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28 of 28 people found the following review helpful By "lexo-2" on November 15, 2000
Format: VHS Tape
This excellent movie suffered from some dodgy marketing. Ewan MacGregor was splashed all over the publicity as a result of his role in "Trainspotting", and while he plays a central role in it very well indeed, he's only one of a superb ensemble of actors.
The Yorkshire miners' strike of the mid-80s was, so far, the last great stand of the British working-class against the encroaching forces of capital and "economic efficiency". The mines were the source of not just wealth, but the dignity of entire communities. Coal mining is a back-breaking, filthy, dangerous and ultimately murderous job, and it was the danger and the sweat that gave the communities their pride. One of the things that this pride fostered was the incredible virtuosity of the brass bands. I was never a great fan of brass band music until I saw this movie, but the music in it (played by the Grimethorpe Colliery Band, one of the most distinguished bands in the country) is not dull marching music but fantastically intricate and moving stuff. These guys weren't academy-trained musicians, they were mine workers who learned it in their spare time.
And yet, one of the central points of the film is that we can all sit back and enjoy the music but little was done by anyone but the miners themselves to stop the destruction and demoralisation of the communities that produced it. That's what gives the film its tragic force, despite the resilience and good humour displayed along the way. (This is also a funny film, if a very sad one.)
Much of the weight of the tragedy falls on two characters - Danny, the bandmaster, and his son Phil, a trombone player in the band.
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23 of 23 people found the following review helpful By Michael Meredith VINE VOICE on June 9, 2003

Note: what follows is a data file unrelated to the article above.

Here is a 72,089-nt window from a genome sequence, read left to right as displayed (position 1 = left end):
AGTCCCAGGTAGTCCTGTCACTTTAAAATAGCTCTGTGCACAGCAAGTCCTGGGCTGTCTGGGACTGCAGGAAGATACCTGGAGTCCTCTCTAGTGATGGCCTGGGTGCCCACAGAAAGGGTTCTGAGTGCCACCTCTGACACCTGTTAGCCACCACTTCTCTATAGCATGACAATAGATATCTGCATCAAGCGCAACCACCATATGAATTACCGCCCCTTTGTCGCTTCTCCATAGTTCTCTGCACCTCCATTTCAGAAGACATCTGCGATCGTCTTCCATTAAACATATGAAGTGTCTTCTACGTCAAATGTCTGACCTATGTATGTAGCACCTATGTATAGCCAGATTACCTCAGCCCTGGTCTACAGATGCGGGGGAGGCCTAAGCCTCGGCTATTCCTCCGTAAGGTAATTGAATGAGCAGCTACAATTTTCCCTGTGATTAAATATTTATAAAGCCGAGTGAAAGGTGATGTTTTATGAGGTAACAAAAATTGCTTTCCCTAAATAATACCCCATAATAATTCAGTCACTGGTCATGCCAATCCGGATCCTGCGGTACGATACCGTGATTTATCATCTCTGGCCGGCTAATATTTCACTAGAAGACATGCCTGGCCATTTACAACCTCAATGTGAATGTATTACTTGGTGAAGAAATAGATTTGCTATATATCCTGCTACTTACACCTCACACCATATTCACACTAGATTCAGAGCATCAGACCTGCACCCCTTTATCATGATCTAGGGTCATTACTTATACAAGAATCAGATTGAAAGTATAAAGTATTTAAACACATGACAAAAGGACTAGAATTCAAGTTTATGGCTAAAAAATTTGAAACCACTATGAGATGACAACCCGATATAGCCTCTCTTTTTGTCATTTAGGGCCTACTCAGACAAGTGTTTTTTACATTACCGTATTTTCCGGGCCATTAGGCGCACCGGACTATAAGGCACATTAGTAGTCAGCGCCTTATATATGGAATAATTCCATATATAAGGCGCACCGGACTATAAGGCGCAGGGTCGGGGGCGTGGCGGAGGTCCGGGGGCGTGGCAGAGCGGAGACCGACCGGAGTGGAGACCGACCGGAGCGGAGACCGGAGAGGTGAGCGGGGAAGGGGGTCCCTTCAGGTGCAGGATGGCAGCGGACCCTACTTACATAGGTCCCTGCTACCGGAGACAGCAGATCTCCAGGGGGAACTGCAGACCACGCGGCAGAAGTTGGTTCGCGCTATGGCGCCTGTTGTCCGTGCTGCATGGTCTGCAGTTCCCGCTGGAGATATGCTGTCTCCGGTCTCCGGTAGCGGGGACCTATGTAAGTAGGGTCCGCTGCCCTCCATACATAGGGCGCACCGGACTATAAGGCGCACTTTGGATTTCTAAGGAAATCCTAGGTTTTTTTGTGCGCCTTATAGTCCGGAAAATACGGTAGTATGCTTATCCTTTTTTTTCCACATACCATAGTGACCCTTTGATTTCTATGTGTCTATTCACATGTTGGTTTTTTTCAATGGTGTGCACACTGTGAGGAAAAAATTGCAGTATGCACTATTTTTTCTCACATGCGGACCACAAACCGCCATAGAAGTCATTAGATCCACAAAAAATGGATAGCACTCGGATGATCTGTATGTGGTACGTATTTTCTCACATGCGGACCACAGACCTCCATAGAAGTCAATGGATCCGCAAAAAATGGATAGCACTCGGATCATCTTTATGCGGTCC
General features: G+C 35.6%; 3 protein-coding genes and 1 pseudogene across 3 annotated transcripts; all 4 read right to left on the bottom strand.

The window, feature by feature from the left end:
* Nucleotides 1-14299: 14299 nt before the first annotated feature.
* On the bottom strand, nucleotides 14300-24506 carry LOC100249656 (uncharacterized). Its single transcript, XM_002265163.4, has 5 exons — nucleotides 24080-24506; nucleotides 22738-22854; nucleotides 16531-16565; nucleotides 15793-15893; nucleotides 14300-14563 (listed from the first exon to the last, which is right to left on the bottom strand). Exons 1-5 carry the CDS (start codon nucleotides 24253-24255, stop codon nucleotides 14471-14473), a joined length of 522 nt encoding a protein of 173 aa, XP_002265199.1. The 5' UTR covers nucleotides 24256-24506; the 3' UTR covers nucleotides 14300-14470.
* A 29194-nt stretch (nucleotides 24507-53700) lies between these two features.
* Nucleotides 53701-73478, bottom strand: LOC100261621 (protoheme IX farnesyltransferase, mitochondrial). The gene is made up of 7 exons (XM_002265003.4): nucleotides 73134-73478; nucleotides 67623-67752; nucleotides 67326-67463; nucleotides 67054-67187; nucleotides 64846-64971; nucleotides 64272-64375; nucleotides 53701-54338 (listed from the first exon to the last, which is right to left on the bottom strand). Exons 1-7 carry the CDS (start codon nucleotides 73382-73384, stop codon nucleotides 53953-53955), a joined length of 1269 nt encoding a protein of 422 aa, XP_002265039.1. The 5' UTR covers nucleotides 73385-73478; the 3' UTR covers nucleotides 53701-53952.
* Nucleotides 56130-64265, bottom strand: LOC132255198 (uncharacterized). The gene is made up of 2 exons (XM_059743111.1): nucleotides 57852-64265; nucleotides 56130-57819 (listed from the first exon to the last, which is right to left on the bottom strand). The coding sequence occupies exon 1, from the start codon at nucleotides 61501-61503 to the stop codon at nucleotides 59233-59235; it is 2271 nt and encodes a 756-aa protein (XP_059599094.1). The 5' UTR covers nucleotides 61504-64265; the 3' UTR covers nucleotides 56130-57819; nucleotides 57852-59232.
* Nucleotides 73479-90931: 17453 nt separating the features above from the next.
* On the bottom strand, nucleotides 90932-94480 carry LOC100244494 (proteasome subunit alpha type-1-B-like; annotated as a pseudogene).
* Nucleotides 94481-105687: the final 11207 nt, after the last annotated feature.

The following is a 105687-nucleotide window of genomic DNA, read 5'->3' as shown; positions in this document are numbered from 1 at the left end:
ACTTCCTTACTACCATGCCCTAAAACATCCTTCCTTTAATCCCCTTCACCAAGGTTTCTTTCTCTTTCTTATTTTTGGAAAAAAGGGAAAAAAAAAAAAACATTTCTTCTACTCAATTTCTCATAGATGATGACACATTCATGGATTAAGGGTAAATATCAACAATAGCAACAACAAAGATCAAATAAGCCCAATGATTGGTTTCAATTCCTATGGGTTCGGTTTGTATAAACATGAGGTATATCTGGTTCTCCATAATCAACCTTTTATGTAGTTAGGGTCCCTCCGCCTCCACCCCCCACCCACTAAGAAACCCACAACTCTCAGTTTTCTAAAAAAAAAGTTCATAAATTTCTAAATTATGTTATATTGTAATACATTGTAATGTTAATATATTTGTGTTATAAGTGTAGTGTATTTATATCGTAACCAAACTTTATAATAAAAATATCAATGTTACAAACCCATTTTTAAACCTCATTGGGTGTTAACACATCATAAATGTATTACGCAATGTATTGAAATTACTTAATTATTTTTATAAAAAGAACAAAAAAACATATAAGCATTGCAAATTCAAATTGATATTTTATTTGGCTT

Format: DVD
The heritage of the English coal mines (collieries as they are called) has been a mixed one of industrial production, labor strife and music. Music? Indeed, the existence and competition of employee brass bands formed as a diversionary activity for the miners is overlooked by most people born outside of the English coal mining commmunities. What began as a mild diversion has since provided a rich legacy of music that should not be ignored. But musical legacy notwithstanding, there are other factors at play in this wonderful little movie like the Tory policies of Margaret Thatcher's U.K. and the forced closure of many mines over recent years.
The idyllic (although certainly not prosperous) existence of one such group of miners is attacked on two fronts; first by threats to close down the colliery, but the addition of a woman (Tara Fitzgerald) to the all male ensemble is even more unsettling. Her talent as a flugelhornist is as bothersome to the members of the band, as her beauty is to one bandmate in particular (Ewen MacGregor). Ms. Fitzgerald has to be the best kept secret in the British cinema as she combines fantastic ability with an almost sublime beauty. I'd rent a "How to Fix a Flat Tire" movie if it featured Tara's face and lyrical voice.
Besides the lovely Ms. Fitzgerald, two other actors stand out. Ewen MacGregor shows more range in this role than both of his Star Wars appearances thus far (he also has a much better script to work with). And Pete Postlethwaite would have received an Academy Award nomination had more people simply seen this movie. Postlethwaite is something of a British William H. Macy; he's always rock solid in his character and talented enough to give uniqueness to each character he plays.
Read more ›